DIRTY ROTTEN SCOUNDRELS This slight musical comedy by composer-lyricist David Yazbek and playwright Jeffrey Lane closely follows the 1988 movie, filled with sight gags and overwrought farce in this story of a pair of con men who compete for marks in the French Riviera. A few amusing numbers show off the talents of Chip Phillips as the patter-singing, posh, older swindler, and Matt Wolpe as the crude pop-singing young hustler. Their moments together bring to the stage instant life, even through the goofiest of comic bits. Director Richard Israel, who normally turns small theaters and ensembles into huge, polished productions, fares less well here. Most damaging to the production is that none of the supporting cast is sufficiently skilled at singing or dancing. Only Michael Manuel, as the chief of police, rises above his limited hoofing/crooning ability with his charm. Set designers Dove Huntley and Rob Corn create some magic with the Noho Arts Center's balconies. This is an unusually large 99-seat acting space — in fact, some well-choreographed scene changes provide some of the evening's more entertaining moments. Interact Theatre Company at NoHo Arts Center, 11136 Magnolia Blvd., North Hollywood; Fri.-Sat., 8 p.m.; Sun., 3 p.m.; through March 21. (818) 508-7101. (Tom Provenzano)

click to enlarge PHOTO BY KURT BOETCHER - Forgiveness
  • PHOTO BY KURT BOETCHER
  • Forgiveness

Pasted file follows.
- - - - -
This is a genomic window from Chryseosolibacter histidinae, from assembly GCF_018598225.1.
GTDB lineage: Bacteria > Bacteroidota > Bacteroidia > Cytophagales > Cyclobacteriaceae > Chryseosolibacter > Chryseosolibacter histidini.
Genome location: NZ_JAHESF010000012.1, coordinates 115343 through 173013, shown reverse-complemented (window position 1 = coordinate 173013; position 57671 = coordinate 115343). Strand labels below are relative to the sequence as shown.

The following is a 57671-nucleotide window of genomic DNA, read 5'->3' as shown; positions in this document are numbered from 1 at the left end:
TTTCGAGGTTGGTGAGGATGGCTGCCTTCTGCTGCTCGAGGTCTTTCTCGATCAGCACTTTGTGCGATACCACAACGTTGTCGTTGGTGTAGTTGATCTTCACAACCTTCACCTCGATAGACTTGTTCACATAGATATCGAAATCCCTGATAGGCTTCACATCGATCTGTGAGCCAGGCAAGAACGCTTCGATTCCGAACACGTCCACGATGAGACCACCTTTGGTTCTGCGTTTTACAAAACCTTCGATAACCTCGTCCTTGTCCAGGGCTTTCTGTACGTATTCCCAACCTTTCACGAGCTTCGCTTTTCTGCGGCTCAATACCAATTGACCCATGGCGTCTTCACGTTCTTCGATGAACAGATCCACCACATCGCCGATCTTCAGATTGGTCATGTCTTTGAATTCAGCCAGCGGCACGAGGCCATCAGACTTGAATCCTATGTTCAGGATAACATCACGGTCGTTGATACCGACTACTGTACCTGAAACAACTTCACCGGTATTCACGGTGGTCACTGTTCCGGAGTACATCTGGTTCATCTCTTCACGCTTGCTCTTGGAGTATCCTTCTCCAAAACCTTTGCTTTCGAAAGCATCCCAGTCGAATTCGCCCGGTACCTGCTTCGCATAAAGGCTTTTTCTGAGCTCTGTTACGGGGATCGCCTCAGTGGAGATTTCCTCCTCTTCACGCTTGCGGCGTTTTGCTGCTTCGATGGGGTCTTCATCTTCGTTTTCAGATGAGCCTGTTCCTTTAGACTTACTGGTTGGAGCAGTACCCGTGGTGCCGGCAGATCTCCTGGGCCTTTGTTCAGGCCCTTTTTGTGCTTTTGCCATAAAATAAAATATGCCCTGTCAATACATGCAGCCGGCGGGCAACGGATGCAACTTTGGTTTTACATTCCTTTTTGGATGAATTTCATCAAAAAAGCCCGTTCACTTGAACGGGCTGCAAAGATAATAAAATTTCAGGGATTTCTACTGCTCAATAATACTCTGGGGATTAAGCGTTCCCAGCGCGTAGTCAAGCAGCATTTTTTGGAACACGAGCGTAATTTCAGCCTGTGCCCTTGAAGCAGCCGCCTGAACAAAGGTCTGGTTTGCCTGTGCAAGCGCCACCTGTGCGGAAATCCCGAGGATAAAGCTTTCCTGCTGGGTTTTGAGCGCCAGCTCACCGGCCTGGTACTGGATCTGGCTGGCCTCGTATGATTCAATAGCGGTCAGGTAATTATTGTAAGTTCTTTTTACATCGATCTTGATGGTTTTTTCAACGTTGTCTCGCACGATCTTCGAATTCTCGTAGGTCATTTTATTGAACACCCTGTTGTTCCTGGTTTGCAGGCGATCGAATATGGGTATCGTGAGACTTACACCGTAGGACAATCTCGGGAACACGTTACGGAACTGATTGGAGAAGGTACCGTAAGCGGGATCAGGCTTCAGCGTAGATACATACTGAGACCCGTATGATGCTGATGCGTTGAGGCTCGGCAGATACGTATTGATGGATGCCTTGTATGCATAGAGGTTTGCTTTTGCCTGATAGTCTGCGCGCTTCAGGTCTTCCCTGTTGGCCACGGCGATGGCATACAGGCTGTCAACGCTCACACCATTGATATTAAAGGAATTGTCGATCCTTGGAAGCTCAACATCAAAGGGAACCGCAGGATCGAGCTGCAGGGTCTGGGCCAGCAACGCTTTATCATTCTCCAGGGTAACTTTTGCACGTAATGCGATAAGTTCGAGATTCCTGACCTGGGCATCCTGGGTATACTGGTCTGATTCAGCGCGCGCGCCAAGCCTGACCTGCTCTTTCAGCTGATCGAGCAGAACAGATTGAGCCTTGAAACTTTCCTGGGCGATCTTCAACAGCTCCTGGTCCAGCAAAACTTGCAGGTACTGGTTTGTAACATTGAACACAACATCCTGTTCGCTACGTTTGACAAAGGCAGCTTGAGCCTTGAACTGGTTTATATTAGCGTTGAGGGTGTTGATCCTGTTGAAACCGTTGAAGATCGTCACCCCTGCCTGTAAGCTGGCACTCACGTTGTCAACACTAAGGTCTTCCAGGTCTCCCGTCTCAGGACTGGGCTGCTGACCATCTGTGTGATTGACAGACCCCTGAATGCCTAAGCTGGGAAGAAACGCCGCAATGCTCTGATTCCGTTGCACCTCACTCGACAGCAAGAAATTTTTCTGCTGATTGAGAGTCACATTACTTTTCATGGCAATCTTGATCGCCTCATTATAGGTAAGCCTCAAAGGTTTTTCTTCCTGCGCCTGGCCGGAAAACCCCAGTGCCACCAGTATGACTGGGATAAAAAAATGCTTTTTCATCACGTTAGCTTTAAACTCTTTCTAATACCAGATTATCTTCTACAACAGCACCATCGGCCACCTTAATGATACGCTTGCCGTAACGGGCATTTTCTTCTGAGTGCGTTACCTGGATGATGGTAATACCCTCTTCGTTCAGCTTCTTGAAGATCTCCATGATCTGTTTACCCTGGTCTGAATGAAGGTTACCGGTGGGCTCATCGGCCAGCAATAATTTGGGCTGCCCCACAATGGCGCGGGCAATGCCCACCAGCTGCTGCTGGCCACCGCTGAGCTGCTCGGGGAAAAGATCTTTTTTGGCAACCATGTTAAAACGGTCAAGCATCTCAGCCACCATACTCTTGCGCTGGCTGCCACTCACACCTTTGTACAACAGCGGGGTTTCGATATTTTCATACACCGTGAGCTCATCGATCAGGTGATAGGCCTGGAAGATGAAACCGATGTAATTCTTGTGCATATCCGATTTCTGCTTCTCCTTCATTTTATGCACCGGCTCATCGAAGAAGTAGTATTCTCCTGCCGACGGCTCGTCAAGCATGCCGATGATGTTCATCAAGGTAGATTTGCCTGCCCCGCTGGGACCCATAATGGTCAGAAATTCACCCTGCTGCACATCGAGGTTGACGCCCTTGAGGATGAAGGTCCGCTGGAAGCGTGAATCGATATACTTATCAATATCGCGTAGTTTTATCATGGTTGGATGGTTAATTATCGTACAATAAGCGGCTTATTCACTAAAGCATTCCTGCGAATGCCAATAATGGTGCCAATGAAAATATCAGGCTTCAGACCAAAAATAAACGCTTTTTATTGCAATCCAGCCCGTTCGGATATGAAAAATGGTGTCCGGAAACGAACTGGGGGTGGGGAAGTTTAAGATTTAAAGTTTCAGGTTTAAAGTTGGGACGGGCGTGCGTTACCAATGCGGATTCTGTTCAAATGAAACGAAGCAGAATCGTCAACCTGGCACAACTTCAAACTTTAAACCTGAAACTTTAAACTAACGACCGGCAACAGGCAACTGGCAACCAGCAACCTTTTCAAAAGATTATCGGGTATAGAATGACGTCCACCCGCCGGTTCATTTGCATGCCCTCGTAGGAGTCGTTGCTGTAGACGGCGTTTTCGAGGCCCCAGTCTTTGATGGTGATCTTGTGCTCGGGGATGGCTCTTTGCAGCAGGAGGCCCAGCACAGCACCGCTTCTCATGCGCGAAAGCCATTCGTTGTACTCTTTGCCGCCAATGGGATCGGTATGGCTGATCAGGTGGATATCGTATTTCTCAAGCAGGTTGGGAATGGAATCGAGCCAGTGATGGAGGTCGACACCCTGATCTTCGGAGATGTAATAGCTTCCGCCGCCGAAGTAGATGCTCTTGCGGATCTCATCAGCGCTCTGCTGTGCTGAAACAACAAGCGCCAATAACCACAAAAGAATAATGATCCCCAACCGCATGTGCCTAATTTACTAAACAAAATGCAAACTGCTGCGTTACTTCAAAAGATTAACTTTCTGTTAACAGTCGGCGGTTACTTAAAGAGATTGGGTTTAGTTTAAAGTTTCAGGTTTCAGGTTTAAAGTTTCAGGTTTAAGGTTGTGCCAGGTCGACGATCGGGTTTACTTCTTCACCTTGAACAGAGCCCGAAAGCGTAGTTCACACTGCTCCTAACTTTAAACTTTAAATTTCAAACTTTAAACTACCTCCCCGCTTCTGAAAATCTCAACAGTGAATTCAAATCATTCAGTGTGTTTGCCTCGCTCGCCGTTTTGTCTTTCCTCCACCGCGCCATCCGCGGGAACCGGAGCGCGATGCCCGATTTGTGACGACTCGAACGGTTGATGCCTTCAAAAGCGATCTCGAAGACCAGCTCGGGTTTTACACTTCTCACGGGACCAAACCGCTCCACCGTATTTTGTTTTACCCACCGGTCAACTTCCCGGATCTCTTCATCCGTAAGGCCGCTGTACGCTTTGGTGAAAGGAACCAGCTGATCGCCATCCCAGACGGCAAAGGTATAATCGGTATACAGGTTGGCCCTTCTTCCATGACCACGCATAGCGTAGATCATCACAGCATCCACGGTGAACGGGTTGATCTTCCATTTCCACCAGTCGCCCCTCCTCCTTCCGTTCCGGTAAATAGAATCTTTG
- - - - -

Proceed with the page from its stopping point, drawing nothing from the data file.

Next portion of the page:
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GO  FORGIVENESS What happens to love when the specter of childhood sexual abuse rears its ugly head? Soon-to-be-married Jill (Emily Bergl) and Ben (Peter Smith) are driving to visit Jill's dad, Sam (Morlan Higgins), and stepmom, Pat (Lee Garlington), when Jill breaks it to Ben that her father raped her when she was 13. Twenty years have passed. A recovered alcoholic who served time for his crime, Sam — now a born-again Christian — actively struggles for redemption. Jill has forgiven him, but Ben, newly apprised, is horrified and repulsed. Prodded by Jill's anxious scrutiny — will this new knowledge change his feelings for her? — Ben steadily becomes angrier and more confused. Playwright David Sculner's aptly titled play meaningfully examines the various ties that bind us to our loved ones, as well as the snags and hurdles to be mended and overcome if these bonds are to remain secure. Directed by Matt Shakman, the production's weakest element appears at the beginning in the interchange between Jill and Ben, which reverberates with little more persuasiveness than a polished staged reading; also, sans lighting or sound effects, it's difficult for the performers to sustain the illusion of driving. Once the couple arrives at its destination, however, the drama becomes more compelling, as the dynamics of Sam and Pat's marriage come into play; the presence of Jill's adolescent stepsister (Kendall Toole) ups the ante for everyone. Black Dahlia Theatre, 5453 W. Pico Blvd., L.A.; Thurs.-Sun., 8 p.m.; through March 28. (800) 838-3006, thedahlia.com. (Deborah Klugman)